Pogacar, obviously. Kwiatkowski and Carapaz for getting on and making the best of a bad situation for Ineos. Marc Hirschi for stealing our hearts. Roglič for losing so magnanimously. Sam Bennett for a great Green Jersey race. Richie Porte for a composed ride onto the podium. Team Sunweb DS Matt Winston for directing his young team perfectly. Kevin Reza for helping to highlight cycling's woeful contribution to the BLM debate. Loads of others I'm sure - leave yours in the comments below or @dirtywknd on social.
If I had to pick just one rider though, it would be Belgian darling and confirmed best cyclist in the world Wout van Aert. He really can do it all, and what I like best is that he does it so quietly, so humbly, whilst demanding nothing from his team. The way he goes about his work is an inspiration to any young cyclist.
A tip of the hat has to go in the direction of ASO this year as well. To run a three week event at the scale of Le Tour at a time like this is a pretty amazing feat. Not often the heroes, but they've done a great job.
Losers of the tour?
Whilst we never want to celebrate people's misfortunes, there were a few howlers this year. Team Ineos, whatever your thoughts about the team and their decision making, have had a shocker. Bernal, injured or not, was way off the pace and has a lot to do before next year. Peter Sagan also had a 'bad' tour for the same reasons. Whilst Bora's tactics were exciting, Sagan couldn't finish it off. Nairo Quintana also broke everyone's hearts (or maybe just mine), by being pretty terrible after week one. He was looking so happy... :(
However the real losers this year might just have to be the organisation, and the very sport itself, for its (lack of) response to the equality debate. More on this below.
It wouldn't be Le Tour, especially one that was concluded with such an emphatic performance, without some scepticism. This is pro cycling, and doping allegations will probably always exist, for many good reasons. I'm not saying Pogacar was doping at all, he probably wasn't, but the questions do need to be asked. The same questions should definitely be asked in all other sports too, but sadly people seem to think doping only exists in cycling.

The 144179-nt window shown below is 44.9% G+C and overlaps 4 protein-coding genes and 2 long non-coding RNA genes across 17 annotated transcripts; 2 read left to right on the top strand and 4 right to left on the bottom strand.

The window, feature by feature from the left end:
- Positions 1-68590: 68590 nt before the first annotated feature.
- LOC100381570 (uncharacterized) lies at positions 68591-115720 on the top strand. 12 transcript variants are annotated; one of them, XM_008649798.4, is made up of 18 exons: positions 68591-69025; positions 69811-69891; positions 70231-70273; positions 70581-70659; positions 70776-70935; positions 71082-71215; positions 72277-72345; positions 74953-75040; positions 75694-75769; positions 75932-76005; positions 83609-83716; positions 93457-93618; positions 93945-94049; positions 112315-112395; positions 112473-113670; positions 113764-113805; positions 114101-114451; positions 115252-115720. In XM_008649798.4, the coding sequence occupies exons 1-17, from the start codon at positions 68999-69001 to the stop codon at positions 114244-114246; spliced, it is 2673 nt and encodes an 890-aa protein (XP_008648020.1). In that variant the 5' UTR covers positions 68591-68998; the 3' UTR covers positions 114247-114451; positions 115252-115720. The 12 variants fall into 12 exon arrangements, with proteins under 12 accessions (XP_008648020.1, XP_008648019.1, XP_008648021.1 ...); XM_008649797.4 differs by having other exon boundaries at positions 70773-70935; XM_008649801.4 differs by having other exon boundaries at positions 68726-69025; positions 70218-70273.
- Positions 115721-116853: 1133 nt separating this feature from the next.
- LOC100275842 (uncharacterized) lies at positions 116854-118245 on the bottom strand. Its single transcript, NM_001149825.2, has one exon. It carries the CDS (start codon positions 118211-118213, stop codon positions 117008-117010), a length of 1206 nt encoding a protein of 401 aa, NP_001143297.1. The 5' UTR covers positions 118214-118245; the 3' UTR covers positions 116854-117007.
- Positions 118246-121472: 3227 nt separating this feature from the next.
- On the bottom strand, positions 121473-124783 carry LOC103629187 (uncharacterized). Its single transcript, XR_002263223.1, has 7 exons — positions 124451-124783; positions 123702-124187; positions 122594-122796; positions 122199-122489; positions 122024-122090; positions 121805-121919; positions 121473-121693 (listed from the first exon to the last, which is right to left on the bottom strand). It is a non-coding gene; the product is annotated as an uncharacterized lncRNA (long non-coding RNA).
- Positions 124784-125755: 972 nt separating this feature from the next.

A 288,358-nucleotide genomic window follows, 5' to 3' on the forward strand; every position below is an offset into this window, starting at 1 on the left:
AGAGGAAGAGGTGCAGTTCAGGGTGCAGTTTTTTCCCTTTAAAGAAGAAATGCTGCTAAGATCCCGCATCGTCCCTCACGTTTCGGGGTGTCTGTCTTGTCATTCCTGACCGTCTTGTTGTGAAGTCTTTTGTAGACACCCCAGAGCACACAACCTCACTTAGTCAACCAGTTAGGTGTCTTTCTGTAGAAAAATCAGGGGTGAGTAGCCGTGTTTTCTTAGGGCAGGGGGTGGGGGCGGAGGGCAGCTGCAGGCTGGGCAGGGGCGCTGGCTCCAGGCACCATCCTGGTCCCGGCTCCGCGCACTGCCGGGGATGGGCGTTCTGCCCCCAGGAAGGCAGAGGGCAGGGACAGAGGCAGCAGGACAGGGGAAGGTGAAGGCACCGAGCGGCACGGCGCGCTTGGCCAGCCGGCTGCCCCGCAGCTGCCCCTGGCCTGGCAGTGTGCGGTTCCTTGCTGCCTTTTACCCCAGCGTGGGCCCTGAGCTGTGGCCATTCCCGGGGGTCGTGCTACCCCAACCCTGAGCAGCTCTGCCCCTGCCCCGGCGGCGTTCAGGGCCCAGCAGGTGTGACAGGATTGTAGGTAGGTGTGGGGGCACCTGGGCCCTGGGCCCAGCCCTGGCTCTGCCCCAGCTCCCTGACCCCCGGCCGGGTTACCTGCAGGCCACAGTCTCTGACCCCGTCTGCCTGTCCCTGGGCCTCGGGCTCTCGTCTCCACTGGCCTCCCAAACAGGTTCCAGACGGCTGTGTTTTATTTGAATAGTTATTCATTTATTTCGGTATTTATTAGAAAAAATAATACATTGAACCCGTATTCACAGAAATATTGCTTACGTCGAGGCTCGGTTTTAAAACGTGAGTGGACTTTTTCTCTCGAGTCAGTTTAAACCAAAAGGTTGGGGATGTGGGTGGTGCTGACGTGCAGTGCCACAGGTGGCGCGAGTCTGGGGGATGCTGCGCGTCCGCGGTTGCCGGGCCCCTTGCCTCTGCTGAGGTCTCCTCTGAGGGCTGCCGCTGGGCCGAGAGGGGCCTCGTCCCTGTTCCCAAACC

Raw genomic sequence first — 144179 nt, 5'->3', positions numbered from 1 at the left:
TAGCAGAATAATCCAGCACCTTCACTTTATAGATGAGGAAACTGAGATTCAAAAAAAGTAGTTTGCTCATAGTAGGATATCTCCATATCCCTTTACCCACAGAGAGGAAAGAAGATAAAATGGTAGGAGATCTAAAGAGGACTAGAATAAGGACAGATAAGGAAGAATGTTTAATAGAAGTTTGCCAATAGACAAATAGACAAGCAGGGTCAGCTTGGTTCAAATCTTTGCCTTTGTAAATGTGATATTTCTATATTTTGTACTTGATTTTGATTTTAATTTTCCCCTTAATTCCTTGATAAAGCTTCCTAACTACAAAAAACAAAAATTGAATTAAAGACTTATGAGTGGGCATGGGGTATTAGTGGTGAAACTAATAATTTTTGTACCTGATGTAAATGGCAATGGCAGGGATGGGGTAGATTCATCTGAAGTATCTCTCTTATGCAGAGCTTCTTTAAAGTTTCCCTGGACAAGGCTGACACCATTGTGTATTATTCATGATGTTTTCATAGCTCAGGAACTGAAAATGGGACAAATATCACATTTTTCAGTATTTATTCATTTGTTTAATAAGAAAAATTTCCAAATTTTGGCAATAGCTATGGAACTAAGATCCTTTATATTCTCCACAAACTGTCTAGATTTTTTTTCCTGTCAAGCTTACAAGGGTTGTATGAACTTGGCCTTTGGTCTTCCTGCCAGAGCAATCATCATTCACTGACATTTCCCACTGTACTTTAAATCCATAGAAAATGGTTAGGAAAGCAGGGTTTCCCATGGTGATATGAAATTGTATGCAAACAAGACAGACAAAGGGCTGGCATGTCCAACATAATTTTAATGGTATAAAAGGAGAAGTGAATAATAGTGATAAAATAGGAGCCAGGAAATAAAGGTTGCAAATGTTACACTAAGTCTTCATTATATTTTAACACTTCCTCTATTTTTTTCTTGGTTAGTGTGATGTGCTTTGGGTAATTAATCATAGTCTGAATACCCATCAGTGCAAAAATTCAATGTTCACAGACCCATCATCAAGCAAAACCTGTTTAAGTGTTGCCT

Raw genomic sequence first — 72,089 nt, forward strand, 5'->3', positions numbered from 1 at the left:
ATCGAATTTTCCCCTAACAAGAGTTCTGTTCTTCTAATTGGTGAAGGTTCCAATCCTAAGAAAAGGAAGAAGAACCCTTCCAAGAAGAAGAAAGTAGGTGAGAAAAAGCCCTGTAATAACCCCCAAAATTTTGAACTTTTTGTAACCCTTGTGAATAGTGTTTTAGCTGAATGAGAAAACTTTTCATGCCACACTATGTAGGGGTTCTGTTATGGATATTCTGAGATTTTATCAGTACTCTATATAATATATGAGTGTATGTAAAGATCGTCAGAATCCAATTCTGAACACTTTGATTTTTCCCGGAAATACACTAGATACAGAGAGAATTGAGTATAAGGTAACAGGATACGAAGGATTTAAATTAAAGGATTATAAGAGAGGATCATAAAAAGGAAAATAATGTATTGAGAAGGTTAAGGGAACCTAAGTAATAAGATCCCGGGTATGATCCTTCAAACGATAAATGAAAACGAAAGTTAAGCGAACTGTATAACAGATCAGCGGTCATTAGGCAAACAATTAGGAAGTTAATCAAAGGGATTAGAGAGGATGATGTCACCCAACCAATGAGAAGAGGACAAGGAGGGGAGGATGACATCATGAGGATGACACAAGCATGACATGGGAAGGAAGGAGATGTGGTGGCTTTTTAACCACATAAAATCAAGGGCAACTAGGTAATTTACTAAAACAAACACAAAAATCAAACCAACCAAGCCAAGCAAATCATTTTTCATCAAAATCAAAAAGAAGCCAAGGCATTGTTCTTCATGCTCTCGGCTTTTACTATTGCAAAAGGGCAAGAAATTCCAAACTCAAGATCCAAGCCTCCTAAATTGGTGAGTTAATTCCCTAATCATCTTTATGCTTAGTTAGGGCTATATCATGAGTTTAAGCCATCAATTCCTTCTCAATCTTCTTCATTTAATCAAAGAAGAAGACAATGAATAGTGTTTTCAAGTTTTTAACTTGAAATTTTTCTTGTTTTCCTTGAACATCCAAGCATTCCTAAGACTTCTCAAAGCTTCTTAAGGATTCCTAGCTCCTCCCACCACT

As the hangovers kicked in on Monday morning we were greeted by the news that the Arkea-Samsic hotel was searched during week three and some suspicious items found. A case has been opened, the Quintana boys questioned, and the cloud remains. We wait for more information, head in hands, consoling ourselves with all the memes about Quintana's 17th place and the sport's most unsuccessful doping regime!
Equality in cycling?
The opportunity to add cycling's collective name to the list of sports that are calling for an end to racism in support of the Black Lives Matter protest was embarrassingly bungled on the final day. After a good interview between Eurosport's Orla Chennaoui and B+B's Kevin Reza, the only black rider in this year's race, it looked like the organisers were finally going to take a stance and break their silence on the issue.
What we got was a few generic slogans dawbed on rider's masks. It was embarrassing, and highlighted the sports' complete lack of thought about equality. This deserves a whole blog of its own, which is in the pipeline, but it is very clear that the ASO and even cycling as a whole is not prepared to take this seriously, despite what they might say.
Era of the young guns?
The well worn trope that Grand Tour winners come into prominence in their 30s has been well and truly shattered. Started by Egan Bernal last year, and confirmed by Pogacar on Sunday. Tadej won his first Tour as a 21 year old, so the idea that you have to do your time as a domestique, collecting water for the 'bigger boys', no longer stands up quite so well.
Does this mean, as many are claiming, that we're going to see Pogacar win the race for the next 15 years? Well, no, of course not. Mostly because everyone said the same thing about Bernal last year, and look how that turned out. However with Pog, Bernal, Hirschi, Remco and other young riders coming through, the elder statesmen of the race should be rightfully looking over their shoulders.
What happens now?
Well, more bike racing, I hope. As the cycling world tries to squeeze a year of races into a few months, we've got a full schedule between now and Christmas, if it's not cancelled. Do I mean the bike racing, or Christmas? No one knows at this point!
This week sees the start of the World Championships, then it's the Giro, the remaining classics and then the Vuelta. Whether these races go ahead or not, which riders from Le Tour take part and who can carry any kind of form into them remains to be seen. Can Ineos 'save' their season with a paltry Giro or Vuelta win, or will Jumbo bounce back from this loss to reassert their dominance. Was Quintana doping (badly) after all?
So many questions to be answered. As for me, I'll be starting at the nearest wall until racing resumes in, oh... 3 days. If you want to discuss Le Tour then hit up @dirtywknd on social media or comment below.
Vive Le Tour!
Images: Yuzuru SUNADA / Cycling Tips / Getty Images / Reuters